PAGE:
Friday, September 5, 2014

Augustine and the Hebrew Bible: The Evidence of His Quaestiones in Heptateuchum

This post concludes a series. For earlier posts, see here, here, here, and here.

Augustine is well-known as someone who advocated continued use of the LXX as the Church's Bible in the face of those--like Jerome--who would replace it with a text closer to the Hebrew Bible, or at least downgrade its status significantly. He echoed a prominent Christian (and Jewish) tradition ascribing inspiration to the Seventy translators. But whereas earlier Christians (and Philo) had seen the Seventy to be inspired specifically for the purpose of producing a faithful translation--a miraculously accurate translation (see more here)--Augustine's innovation was in proposing that the Seventy were inspired to produce changes in the biblical texts, not really substantial changes, but small changes that ultimately pointed toward spiritual realities.

I believe that Augustine developed this position in response to Jerome's textual scholarship; Augustine did not feel competent to challenge Jerome's assertions that the LXX diverges often from the Hebrew text available in his day, and admitting this point seems to have made it untenable to continue to insist that the LXX was a more accurate translation than Aquila, Symmachus, and Theodotion. Jerome took this to mean that a new translation was needed. Augustine held on to the idea that the Seventy were inspired, but since they also changed the biblical text, that must have been what God inspired them to do. Augustine tries to diminish the strangeness of such an opinion by comparing the Seventy translators to the ancient Hebrew prophets--God inspired Isaiah and Jeremiah to say different things, and so it should not seem strange if he later inspired the Seventy prophetic translators to say things different from (but not, mind you, contradictory to) either Isaiah or Jeremiah (City of God 18.42-43). Elsewhere Augustine compares the relationship of the translators to their Hebrew Vorlage to the relationship among the four Evangelists, who were all inspired to produce different accounts of the life of Christ (Harmony of the Gospels 2.66.128).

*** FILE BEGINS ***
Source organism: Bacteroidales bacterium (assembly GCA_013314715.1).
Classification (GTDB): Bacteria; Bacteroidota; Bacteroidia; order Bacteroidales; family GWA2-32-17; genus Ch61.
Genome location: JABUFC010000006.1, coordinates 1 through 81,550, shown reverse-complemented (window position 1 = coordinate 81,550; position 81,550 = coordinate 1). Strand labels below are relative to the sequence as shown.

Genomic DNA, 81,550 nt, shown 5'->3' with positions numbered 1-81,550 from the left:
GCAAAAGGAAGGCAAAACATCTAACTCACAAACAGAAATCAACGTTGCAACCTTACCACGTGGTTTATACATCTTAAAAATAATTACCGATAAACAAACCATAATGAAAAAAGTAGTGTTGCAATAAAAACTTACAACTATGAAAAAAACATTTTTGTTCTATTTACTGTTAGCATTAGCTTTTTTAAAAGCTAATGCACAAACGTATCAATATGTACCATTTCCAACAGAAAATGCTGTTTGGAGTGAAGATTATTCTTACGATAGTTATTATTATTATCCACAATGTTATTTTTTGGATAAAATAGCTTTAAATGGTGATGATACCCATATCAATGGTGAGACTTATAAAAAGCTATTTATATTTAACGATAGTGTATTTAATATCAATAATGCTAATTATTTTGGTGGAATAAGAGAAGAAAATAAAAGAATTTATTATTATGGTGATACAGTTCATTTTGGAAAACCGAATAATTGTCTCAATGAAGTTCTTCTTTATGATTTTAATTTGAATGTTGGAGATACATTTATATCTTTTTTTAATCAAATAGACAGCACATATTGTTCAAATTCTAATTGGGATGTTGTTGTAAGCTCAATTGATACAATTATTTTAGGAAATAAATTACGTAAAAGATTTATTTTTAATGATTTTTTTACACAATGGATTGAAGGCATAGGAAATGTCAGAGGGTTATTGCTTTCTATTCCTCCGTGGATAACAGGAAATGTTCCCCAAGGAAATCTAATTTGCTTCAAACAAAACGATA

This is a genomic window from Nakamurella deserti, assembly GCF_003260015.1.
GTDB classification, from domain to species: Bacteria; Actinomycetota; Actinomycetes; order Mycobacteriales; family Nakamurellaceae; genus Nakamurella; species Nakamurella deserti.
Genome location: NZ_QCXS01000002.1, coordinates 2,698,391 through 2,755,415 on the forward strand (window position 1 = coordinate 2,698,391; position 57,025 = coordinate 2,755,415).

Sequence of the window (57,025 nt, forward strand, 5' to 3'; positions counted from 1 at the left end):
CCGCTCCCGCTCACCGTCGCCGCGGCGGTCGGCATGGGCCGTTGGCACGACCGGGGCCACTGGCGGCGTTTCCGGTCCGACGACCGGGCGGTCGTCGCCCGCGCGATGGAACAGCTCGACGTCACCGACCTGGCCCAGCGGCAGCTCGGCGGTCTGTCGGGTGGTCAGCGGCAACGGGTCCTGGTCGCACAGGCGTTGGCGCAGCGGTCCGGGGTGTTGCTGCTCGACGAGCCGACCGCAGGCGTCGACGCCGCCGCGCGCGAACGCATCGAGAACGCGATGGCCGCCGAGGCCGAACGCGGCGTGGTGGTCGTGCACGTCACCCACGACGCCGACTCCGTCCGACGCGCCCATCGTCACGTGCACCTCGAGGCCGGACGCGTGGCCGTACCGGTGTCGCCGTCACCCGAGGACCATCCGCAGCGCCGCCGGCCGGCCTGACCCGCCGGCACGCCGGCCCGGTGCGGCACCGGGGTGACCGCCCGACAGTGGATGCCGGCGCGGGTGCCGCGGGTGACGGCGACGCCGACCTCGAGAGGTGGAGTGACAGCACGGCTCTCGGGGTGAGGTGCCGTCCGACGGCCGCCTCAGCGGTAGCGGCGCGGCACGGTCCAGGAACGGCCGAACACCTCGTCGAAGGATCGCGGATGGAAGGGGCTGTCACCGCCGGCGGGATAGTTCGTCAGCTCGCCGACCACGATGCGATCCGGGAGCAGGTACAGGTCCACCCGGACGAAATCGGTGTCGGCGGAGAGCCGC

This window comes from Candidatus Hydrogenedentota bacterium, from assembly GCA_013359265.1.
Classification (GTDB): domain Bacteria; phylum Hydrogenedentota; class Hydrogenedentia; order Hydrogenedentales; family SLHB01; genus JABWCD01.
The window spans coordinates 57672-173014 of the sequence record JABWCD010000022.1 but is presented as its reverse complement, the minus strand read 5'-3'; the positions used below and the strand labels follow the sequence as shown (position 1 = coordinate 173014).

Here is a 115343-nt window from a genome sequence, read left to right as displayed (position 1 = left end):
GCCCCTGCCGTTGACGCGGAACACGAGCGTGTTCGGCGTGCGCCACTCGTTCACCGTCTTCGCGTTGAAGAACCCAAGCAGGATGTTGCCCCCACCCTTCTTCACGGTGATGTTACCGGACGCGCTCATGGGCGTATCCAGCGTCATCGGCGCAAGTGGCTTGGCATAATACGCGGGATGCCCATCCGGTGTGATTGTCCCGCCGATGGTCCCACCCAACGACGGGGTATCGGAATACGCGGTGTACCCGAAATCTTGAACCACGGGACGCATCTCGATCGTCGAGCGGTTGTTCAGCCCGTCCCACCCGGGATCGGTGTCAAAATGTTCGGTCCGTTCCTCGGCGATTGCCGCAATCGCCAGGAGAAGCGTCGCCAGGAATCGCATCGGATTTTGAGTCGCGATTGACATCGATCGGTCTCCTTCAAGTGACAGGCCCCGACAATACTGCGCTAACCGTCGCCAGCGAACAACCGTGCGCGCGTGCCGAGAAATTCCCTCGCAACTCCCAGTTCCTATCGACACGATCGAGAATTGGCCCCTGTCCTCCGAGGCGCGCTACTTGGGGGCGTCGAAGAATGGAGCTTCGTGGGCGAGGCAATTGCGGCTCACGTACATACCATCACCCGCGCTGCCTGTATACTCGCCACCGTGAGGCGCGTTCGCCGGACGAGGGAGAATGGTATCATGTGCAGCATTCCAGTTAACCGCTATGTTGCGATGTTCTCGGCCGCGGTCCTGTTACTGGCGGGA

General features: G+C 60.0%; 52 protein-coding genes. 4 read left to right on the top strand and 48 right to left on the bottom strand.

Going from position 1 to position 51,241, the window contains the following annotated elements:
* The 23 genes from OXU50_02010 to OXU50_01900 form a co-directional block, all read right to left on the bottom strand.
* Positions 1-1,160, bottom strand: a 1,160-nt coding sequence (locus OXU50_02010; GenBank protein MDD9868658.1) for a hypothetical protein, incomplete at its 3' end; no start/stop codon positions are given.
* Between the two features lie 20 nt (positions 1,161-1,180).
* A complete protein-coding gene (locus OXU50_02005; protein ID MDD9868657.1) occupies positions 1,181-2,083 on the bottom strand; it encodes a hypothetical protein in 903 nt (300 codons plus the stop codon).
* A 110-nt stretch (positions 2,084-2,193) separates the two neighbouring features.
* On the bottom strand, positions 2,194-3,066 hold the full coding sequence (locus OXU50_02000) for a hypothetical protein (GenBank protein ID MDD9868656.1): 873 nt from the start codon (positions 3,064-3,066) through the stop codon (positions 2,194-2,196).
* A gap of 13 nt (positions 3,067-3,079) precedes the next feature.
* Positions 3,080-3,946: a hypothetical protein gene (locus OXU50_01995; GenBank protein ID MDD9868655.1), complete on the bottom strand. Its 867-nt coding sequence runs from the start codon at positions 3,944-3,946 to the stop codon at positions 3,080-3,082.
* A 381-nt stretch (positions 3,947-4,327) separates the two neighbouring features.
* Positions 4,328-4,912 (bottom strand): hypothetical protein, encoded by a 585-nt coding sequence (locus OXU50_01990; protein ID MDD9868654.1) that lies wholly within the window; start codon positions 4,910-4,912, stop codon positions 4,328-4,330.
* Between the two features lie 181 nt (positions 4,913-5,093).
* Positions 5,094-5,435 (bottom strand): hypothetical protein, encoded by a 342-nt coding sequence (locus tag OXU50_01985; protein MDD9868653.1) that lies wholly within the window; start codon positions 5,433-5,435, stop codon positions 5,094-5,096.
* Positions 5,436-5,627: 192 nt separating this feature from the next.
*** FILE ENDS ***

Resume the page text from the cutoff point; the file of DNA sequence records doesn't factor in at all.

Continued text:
In 1986, Anne-Marie la Bonnardière asked the question, "Did Augustine Use the Vulgate of Jerome?" (pp. 303–12 of this collection). To answer this question, she looked especially at the Quaestiones in Heptateuchum and the City of God. In regard to the Quaestiones, she counted 18x that Augustine compared the Hebrew translation to the LXX. I also count 18x (see below), but the passages that we include are a little different.

She omits Quaest. Gen. 2 and 169, and she includes Quaest. Gen. 97. She counts Quaest. Ios. 19 twice because in that passage Augustine discusses both Josh 16:10 and 6:26. And she references Quaest. Gen. 192, which she says is a discussion of Gen 41:50 (p. 305 n. 12). This is obviously a typo: there are not 192 questions for Genesis. I think she probably means Quaest. Gen. 152 on Gen 46:26–27, which is otherwise not in her list and obviously should be. Also, she later cites this question as an example of where Augustine speaks of the prophetic inspiration of the Seventy translators (p. 306 n. 16). 

As a general statement, she says: "En effet ces essais de confrontations n'aboutissent pas à ébranler l'estime d'Augustin pour la Septante" (p. 306). This is of course true, but I think somewhat unremarkable. In the context of early Christianity, this is the normal position. What I find more remarkable about Augustine--especially given his strong defense of the LXX as inspired and authoritative for the Church--is his willingness to engage occasionally with (a Latin translation of) the Hebrew text and use it for exegesis or even for textual criticism.

See here for the full post on Genesis. I discussed five questions, but quest. 97 does not discuss variants between the LXX and Hebrew (it only says that Hebrew is useful for exegesis), so I leave it out below.

  • Quest 2: the correct reading of Gen 5:25 is the one found in the Hebrew text and the more accurate Greek codices. 
  • Quest 152: the question of how many descendants went down with Jacob to Egypt (Gen 46:26–27) becomes so confusing that Augustine gives up trying to figure it out. He recognizes that the LXX and the Hebrew text say different things, but he insists that neither one of them make any sense. He concludes that scriptural numbers are often mysterious, meaning, I guess, that the presence of these problems must mean that we need to be thinking spiritually. 
  • Quest 162: he says that the Hebrew text makes good sense, and he seems to think that the Seventy translators have changed the text and also produced a good meaning. 
  • Quest 169: the Hebrew Bible and the LXX diverge on the number of days granted for Nineveh's repentance (40 vs. 3), but both texts have spiritual meanings.